By: Steph Wulz and Laura Martin

It is a well established fact that the tech industry lacks women in leadership roles. Powerhouse women like Marissa Mayer and Sheryl Sandberg are changing the way women are perceived in the tech world but events like SXSW and CES, still have a much higher male to female ratio. Which is why we were surprised to stumble across a dainty white house filled with women on our first day at the SXSW Interactive Festival.


Upon further investigation, we discovered that this white house was home to the Ipsos Girls’ Lounge, a safe haven for women to band together in an environment designed to boost confidence. At the pop-up location, interactive badge holders can take a moment out of the hectic day to connect with other females in tech. Feminine empowerment messaging was everywhere, from the candy dishes (men must pay more) to the seating area with a hashtag #confidenceisbeautiful. The Girls’ Lounge helps women embrace their feminine leadership powers and work together to transform corporate culture.



One of their main events within the lounge was a panel discussion open to all interactive and film attendees entitled, How Shattering a Stereotype Will Save Tech.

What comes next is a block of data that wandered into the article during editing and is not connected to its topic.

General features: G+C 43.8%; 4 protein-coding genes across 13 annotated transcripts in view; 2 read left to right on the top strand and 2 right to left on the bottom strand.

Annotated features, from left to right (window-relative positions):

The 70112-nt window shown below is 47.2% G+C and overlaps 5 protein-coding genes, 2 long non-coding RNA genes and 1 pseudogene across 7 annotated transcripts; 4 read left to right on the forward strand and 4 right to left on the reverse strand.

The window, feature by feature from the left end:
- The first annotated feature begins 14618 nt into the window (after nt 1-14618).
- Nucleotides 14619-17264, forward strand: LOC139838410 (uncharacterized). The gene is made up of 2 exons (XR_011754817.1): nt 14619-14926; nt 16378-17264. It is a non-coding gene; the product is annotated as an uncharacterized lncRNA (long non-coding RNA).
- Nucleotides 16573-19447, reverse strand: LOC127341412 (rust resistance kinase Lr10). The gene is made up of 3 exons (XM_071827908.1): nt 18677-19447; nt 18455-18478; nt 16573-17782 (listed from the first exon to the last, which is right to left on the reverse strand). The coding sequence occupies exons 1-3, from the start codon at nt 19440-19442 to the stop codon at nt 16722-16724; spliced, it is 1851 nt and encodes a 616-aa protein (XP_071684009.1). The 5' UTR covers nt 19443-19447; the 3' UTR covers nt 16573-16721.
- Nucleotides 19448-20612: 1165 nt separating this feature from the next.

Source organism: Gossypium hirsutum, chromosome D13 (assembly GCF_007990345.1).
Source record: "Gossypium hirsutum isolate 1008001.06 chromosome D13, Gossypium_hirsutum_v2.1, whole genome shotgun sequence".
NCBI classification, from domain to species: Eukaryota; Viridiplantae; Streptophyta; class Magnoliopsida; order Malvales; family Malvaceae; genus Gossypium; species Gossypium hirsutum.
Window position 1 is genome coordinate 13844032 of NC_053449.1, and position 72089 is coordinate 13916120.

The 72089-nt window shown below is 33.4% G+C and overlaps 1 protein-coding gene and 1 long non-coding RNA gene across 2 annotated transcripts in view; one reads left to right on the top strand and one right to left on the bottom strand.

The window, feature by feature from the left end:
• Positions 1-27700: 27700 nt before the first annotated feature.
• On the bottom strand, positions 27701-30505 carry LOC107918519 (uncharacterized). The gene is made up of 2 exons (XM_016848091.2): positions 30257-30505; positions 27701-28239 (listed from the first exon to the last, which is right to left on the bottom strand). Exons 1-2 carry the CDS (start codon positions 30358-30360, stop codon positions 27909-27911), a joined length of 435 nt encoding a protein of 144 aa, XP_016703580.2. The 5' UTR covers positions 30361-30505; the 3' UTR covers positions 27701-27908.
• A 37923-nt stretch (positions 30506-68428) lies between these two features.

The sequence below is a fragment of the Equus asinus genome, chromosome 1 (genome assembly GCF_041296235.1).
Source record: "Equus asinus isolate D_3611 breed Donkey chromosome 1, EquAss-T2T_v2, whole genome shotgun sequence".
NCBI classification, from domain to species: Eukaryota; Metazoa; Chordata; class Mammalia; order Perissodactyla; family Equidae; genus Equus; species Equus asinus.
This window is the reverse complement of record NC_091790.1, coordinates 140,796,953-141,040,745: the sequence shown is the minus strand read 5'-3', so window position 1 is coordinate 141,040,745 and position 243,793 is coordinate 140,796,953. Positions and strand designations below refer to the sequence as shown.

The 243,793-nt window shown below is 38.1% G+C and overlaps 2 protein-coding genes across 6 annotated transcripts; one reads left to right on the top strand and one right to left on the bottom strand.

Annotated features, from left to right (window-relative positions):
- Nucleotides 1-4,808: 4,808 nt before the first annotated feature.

CODE documentary (link below) director, Robin Hauser Reynolds, lead a panel discussion with the CEO of GoDaddy, Blake Irving, UCLA Sr. Researcher, Jane Margolis, and the Chief of Community of Engagement, Cedric Brown, on changing the stereotype that girls and people of color do not fit into the tech industry.


If you’re wondering which tech stereotype they wanted to squash first, it was the “brogrammer.” Many immediately relate this word with thoughts of a socially introverted male, wearing a hoodie and coding away in his basement. The panelists were quick to bring up just how dangerous and limiting this stereotype is for women in tech, mainly because they had no role in it. “Greater diversity drives innovation that improves profitability & creates products that benefit a wider breadth of society.” Their opinion was that changing this stereotype and becoming more accepting of programmers being both men and female, hoodie or no hoodie, will do more than prevent a future crisis


They also gave a quick recap in programming history, which all begins with the name, Augusta Ada King. King was an English mathematician and writer, known for her work on the early mechanical general-purpose computer, the Analytical Engine. That’s the long version for saying that she was our first computer programmer. So where is that in the history of tech? Why has she fallen out of the narrative or hidden in the dim lighted coding chambers?
In four years, we will have one million unfilled tech jobs, mainly because we are missing half of the work force. Ladies, it’s time to push for more coding, squash the brogrammer stereotype, and reinsert the female in the story of tech.